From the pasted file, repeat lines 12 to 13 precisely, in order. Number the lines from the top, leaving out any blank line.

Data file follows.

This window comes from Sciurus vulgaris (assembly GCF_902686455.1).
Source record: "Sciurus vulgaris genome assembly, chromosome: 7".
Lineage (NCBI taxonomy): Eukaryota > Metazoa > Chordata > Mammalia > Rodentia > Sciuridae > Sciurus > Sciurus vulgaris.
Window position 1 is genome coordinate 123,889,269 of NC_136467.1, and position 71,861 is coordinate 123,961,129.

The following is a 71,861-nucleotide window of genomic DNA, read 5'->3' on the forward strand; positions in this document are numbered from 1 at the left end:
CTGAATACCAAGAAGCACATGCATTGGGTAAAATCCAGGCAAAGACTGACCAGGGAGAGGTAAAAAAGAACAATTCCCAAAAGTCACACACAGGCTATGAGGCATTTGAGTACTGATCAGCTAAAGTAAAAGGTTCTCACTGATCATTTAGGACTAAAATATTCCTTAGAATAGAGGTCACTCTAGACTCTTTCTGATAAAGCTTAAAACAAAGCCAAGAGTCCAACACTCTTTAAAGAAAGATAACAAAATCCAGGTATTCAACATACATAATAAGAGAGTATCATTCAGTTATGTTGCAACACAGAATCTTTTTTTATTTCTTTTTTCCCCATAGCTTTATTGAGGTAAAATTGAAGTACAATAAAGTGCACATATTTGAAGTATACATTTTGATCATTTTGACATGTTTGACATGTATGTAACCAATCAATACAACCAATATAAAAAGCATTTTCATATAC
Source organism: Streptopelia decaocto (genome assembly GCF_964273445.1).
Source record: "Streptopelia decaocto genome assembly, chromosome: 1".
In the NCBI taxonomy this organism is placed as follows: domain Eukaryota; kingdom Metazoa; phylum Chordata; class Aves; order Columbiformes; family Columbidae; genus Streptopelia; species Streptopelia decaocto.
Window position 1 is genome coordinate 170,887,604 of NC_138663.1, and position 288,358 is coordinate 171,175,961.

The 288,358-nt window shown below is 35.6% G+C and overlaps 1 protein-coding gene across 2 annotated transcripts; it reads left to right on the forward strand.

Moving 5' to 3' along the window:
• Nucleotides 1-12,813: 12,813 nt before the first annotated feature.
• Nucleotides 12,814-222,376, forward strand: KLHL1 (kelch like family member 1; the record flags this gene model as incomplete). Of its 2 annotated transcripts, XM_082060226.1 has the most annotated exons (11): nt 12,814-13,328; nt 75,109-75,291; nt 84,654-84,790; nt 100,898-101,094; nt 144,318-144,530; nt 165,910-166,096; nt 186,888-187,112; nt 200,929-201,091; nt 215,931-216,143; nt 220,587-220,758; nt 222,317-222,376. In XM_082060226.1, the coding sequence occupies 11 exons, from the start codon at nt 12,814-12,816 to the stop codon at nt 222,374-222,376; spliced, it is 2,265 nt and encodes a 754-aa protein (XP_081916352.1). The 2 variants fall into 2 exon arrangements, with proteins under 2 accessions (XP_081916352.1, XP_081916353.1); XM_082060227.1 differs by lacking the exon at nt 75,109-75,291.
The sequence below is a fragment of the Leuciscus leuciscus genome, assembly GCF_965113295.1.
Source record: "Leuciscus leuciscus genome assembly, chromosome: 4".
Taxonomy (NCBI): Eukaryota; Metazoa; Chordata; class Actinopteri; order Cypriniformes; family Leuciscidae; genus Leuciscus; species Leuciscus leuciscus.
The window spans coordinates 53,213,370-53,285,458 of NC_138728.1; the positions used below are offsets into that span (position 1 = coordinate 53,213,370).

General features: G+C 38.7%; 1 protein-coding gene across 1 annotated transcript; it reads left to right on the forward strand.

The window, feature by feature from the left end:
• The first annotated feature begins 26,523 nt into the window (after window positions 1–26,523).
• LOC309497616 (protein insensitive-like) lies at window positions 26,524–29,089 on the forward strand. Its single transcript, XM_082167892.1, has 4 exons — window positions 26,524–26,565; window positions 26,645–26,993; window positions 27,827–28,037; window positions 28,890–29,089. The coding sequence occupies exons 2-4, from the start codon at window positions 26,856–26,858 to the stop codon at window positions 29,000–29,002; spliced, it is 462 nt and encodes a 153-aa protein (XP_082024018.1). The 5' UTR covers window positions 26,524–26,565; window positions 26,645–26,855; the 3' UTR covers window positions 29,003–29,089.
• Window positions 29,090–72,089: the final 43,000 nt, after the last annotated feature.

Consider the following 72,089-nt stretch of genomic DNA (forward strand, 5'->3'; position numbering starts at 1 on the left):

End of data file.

Moving 5' to 3' along the window:
• Nucleotides 1-12,813: 12,813 nt before the first annotated feature.